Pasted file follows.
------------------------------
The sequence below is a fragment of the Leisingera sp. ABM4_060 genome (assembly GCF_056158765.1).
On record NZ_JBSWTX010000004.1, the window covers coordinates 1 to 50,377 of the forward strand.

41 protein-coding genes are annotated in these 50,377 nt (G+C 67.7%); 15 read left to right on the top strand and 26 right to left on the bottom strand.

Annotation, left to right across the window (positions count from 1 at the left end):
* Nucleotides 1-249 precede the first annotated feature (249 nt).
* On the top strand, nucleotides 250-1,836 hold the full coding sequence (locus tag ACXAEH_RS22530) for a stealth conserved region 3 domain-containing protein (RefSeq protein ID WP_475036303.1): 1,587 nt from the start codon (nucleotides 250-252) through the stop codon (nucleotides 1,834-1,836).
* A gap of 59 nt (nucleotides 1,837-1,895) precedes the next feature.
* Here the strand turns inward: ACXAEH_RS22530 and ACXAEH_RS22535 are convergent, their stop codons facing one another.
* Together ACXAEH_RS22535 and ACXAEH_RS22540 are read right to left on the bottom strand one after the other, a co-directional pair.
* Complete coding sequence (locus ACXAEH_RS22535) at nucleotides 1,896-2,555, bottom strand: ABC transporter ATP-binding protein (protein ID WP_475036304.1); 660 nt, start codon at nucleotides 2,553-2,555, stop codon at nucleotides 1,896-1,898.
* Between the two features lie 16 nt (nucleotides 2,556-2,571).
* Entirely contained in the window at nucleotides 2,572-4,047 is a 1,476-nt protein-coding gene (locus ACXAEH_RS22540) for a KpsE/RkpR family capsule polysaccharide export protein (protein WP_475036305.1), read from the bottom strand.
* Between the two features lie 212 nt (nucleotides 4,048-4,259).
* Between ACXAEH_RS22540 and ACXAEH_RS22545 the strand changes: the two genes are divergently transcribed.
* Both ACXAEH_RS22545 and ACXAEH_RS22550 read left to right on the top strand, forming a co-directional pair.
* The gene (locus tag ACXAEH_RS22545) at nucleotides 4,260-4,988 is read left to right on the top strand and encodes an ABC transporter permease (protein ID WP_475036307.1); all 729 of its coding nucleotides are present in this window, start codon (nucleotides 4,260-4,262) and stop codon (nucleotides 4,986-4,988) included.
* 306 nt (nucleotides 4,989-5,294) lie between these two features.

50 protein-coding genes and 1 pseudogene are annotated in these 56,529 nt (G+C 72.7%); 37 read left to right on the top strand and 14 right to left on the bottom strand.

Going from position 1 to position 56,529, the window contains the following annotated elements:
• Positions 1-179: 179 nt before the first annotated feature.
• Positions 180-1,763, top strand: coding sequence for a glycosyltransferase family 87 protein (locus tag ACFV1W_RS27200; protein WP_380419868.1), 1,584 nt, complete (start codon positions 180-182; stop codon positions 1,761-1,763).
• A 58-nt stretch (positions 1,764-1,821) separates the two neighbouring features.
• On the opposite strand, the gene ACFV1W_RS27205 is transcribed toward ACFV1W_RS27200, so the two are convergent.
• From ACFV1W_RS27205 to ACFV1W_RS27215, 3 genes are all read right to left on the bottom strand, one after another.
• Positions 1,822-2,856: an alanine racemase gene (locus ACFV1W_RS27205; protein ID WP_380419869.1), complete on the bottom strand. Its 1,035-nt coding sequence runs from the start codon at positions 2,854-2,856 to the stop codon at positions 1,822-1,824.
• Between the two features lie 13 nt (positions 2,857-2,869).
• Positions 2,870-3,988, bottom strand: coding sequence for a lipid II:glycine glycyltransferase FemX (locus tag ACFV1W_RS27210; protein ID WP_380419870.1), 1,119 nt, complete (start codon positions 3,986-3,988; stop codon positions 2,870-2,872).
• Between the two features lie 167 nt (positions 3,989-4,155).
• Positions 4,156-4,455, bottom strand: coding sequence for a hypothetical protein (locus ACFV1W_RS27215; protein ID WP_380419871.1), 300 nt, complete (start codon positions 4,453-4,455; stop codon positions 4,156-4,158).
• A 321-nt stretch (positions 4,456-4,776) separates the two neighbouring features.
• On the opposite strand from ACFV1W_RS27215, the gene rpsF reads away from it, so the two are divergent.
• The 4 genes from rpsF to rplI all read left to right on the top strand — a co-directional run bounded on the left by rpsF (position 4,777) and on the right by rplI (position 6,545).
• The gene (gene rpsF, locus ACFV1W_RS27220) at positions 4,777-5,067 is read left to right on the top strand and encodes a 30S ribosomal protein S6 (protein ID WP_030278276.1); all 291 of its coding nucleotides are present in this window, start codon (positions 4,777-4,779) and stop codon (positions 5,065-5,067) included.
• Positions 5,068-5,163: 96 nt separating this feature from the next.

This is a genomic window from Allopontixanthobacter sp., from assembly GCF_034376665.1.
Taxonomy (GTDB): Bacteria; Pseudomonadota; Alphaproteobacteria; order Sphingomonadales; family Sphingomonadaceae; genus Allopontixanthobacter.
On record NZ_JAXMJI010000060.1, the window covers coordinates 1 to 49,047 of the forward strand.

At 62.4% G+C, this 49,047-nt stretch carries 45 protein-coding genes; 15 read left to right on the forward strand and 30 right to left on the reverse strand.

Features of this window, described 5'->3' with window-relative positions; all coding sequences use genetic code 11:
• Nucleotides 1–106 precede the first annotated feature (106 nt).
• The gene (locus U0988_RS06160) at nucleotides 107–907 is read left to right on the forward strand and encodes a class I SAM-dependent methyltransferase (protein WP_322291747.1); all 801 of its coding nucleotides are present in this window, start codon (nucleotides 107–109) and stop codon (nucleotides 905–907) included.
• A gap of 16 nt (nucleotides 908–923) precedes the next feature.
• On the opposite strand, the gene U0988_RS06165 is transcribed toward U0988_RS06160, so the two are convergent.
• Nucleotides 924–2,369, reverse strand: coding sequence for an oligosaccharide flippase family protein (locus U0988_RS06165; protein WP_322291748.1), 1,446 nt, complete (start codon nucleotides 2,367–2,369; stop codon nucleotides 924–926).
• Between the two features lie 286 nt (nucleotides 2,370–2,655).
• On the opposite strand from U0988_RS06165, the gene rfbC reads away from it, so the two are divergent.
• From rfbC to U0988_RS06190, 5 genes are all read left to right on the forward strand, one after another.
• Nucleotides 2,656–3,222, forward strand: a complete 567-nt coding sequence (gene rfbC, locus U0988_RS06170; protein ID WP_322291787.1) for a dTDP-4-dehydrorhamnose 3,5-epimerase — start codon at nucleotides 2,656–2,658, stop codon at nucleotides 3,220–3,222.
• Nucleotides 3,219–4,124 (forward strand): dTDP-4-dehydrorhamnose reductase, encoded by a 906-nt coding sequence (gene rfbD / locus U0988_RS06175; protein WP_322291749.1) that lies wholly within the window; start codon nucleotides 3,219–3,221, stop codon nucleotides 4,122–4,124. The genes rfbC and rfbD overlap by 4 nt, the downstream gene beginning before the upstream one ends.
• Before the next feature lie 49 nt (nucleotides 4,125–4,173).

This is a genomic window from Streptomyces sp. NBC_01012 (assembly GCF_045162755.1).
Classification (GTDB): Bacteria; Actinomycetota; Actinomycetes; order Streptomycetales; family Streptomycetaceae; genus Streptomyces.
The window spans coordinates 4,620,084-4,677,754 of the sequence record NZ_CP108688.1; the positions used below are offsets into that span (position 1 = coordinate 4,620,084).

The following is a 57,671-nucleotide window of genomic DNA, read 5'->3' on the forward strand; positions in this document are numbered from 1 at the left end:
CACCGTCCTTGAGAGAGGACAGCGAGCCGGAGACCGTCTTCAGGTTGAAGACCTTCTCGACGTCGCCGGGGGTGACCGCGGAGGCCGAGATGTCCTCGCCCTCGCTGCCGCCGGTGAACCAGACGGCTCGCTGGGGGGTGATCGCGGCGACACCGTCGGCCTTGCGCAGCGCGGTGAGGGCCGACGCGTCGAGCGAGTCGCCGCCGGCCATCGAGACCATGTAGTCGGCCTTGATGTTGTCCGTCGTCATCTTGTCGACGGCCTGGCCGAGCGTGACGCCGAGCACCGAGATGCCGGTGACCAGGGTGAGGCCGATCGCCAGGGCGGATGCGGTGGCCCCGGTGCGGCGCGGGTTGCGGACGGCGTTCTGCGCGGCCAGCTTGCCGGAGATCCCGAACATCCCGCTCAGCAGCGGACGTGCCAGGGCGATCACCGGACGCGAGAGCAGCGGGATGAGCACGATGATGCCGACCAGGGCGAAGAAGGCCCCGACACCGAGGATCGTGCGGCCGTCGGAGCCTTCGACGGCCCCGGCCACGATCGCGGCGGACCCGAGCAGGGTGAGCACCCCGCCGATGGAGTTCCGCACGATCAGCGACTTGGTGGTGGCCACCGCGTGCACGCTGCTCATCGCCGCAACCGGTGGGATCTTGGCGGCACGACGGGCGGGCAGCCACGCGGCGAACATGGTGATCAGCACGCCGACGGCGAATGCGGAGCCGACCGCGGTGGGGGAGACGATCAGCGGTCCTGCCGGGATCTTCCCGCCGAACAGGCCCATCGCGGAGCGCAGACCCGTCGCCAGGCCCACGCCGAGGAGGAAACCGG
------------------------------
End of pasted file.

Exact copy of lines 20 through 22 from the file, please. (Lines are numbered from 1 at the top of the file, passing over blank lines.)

• Positions 1-179: 179 nt before the first annotated feature.
• Positions 180-1,763, top strand: coding sequence for a glycosyltransferase family 87 protein (locus tag ACFV1W_RS27200; protein WP_380419868.1), 1,584 nt, complete (start codon positions 180-182; stop codon positions 1,761-1,763).
• A 58-nt stretch (positions 1,764-1,821) separates the two neighbouring features.